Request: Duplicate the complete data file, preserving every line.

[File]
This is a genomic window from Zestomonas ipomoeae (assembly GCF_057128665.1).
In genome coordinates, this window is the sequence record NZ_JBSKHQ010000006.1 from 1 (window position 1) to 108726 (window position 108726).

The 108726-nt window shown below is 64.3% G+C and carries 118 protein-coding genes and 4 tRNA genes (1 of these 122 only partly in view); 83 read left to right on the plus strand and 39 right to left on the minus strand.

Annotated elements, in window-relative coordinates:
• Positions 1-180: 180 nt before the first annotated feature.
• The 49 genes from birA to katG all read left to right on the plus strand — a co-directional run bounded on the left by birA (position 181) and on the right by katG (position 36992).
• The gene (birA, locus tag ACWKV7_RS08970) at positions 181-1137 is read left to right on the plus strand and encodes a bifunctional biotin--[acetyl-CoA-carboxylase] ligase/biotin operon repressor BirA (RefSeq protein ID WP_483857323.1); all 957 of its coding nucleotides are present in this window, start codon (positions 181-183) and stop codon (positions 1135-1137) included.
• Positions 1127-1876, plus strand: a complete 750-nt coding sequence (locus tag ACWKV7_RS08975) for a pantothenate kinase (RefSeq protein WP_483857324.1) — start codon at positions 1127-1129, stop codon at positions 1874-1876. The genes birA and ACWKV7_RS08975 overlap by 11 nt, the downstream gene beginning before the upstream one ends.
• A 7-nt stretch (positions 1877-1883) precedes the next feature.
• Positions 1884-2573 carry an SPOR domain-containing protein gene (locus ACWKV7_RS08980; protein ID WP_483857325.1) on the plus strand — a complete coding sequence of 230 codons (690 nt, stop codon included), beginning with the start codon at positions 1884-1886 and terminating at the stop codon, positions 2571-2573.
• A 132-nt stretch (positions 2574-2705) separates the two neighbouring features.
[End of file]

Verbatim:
This is a genomic window from Zestomonas ipomoeae (assembly GCF_057128665.1).
In genome coordinates, this window is the sequence record NZ_JBSKHQ010000006.1 from 1 (window position 1) to 108726 (window position 108726).

The 108726-nt window shown below is 64.3% G+C and carries 118 protein-coding genes and 4 tRNA genes (1 of these 122 only partly in view); 83 read left to right on the plus strand and 39 right to left on the minus strand.

Annotated elements, in window-relative coordinates:
• Positions 1-180: 180 nt before the first annotated feature.
• The 49 genes from birA to katG all read left to right on the plus strand — a co-directional run bounded on the left by birA (position 181) and on the right by katG (position 36992).
• The gene (birA, locus tag ACWKV7_RS08970) at positions 181-1137 is read left to right on the plus strand and encodes a bifunctional biotin--[acetyl-CoA-carboxylase] ligase/biotin operon repressor BirA (RefSeq protein ID WP_483857323.1); all 957 of its coding nucleotides are present in this window, start codon (positions 181-183) and stop codon (positions 1135-1137) included.
• Positions 1127-1876, plus strand: a complete 750-nt coding sequence (locus tag ACWKV7_RS08975) for a pantothenate kinase (RefSeq protein WP_483857324.1) — start codon at positions 1127-1129, stop codon at positions 1874-1876. The genes birA and ACWKV7_RS08975 overlap by 11 nt, the downstream gene beginning before the upstream one ends.
• A 7-nt stretch (positions 1877-1883) precedes the next feature.
• Positions 1884-2573 carry an SPOR domain-containing protein gene (locus ACWKV7_RS08980; protein ID WP_483857325.1) on the plus strand — a complete coding sequence of 230 codons (690 nt, stop codon included), beginning with the start codon at positions 1884-1886 and terminating at the stop codon, positions 2571-2573.
• A 132-nt stretch (positions 2574-2705) separates the two neighbouring features.